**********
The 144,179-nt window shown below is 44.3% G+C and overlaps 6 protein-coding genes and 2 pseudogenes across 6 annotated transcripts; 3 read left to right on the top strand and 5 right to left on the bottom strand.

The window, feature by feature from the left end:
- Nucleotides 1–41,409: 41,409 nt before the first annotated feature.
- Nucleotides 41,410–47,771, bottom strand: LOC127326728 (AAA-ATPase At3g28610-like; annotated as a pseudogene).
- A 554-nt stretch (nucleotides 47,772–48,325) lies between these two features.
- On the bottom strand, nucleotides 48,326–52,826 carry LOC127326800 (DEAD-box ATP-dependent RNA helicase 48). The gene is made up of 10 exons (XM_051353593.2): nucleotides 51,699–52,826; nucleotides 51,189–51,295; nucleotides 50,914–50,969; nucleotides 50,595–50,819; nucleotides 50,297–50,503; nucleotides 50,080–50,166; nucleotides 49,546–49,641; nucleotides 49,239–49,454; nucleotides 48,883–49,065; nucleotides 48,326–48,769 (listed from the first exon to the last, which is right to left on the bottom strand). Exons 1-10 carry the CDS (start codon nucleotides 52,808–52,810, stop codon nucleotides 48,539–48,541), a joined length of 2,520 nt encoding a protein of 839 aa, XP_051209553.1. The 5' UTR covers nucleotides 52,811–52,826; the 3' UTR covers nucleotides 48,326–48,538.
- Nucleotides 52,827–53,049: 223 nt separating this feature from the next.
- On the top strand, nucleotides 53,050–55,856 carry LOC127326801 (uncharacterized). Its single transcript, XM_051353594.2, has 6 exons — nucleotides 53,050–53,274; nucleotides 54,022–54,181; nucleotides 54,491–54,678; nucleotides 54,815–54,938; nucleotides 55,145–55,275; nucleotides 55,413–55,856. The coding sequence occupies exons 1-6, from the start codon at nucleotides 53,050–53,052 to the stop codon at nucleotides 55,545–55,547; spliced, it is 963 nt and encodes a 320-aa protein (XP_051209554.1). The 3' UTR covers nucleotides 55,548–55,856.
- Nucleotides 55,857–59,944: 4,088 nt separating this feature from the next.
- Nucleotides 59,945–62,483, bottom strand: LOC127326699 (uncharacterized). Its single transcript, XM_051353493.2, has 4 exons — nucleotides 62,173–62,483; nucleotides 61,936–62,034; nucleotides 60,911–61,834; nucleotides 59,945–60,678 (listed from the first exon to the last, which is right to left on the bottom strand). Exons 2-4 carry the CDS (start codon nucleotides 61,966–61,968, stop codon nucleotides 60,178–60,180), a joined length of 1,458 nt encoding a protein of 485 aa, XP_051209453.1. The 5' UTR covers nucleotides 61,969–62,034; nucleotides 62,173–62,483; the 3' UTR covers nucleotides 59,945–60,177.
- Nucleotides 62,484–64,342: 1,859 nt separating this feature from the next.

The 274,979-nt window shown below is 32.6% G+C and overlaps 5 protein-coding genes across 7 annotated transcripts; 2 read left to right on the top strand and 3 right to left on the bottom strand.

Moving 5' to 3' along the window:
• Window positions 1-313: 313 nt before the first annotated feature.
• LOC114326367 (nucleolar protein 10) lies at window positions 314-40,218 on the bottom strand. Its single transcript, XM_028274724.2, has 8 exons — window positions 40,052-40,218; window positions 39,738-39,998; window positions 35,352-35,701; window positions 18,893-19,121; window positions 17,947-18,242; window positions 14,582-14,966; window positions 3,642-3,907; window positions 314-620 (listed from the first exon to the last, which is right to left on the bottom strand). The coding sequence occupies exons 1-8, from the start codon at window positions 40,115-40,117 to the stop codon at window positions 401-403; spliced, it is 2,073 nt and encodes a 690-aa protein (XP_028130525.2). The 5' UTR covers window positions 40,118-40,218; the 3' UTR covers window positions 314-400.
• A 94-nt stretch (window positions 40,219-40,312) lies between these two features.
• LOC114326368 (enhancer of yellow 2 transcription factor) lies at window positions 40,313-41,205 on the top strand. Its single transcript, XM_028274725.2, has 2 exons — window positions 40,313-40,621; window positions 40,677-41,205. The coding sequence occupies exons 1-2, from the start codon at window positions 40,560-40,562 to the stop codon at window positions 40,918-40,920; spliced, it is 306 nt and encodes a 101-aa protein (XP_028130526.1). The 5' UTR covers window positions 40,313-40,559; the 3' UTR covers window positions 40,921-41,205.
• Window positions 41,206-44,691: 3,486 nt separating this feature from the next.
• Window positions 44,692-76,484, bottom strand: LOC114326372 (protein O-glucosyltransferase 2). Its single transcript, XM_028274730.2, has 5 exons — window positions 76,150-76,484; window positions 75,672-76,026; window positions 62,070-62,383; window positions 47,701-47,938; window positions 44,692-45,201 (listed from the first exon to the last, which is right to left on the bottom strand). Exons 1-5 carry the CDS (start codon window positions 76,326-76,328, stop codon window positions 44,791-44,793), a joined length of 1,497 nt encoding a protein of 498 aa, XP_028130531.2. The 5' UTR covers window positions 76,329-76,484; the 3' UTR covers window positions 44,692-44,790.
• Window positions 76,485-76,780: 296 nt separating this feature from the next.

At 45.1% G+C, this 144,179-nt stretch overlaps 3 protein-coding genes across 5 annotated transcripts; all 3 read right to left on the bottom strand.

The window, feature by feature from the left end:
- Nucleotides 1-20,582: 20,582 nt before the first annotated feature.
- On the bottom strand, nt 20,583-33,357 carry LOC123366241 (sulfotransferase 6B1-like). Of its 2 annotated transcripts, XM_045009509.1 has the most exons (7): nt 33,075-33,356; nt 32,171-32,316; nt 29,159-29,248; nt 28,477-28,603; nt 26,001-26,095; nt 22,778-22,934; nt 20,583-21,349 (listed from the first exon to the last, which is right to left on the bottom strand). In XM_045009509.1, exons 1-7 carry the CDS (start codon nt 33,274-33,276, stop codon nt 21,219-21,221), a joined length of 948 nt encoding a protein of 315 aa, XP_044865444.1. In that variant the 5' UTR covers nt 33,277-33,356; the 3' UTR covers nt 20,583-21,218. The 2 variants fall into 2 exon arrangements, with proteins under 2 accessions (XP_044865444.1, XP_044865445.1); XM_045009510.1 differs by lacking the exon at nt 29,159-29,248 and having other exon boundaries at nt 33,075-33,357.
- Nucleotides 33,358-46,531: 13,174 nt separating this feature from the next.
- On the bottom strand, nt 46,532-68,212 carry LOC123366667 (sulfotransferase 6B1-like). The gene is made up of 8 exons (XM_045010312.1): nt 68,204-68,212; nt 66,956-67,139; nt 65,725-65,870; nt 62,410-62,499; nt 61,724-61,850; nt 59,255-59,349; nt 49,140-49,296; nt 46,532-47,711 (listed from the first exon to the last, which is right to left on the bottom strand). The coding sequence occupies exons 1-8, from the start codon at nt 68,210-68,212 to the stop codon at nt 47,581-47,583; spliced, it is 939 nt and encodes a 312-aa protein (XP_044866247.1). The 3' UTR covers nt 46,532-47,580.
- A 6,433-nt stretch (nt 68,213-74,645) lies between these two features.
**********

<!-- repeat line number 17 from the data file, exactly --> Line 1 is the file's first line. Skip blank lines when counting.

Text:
• LOC114326368 (enhancer of yellow 2 transcription factor) lies at window positions 40,313-41,205 on the top strand. Its single transcript, XM_028274725.2, has 2 exons — window positions 40,313-40,621; window positions 40,677-41,205. The coding sequence occupies exons 1-2, from the start codon at window positions 40,560-40,562 to the stop codon at window positions 40,918-40,920; spliced, it is 306 nt and encodes a 101-aa protein (XP_028130526.1). The 5' UTR covers window positions 40,313-40,559; the 3' UTR covers window positions 40,921-41,205.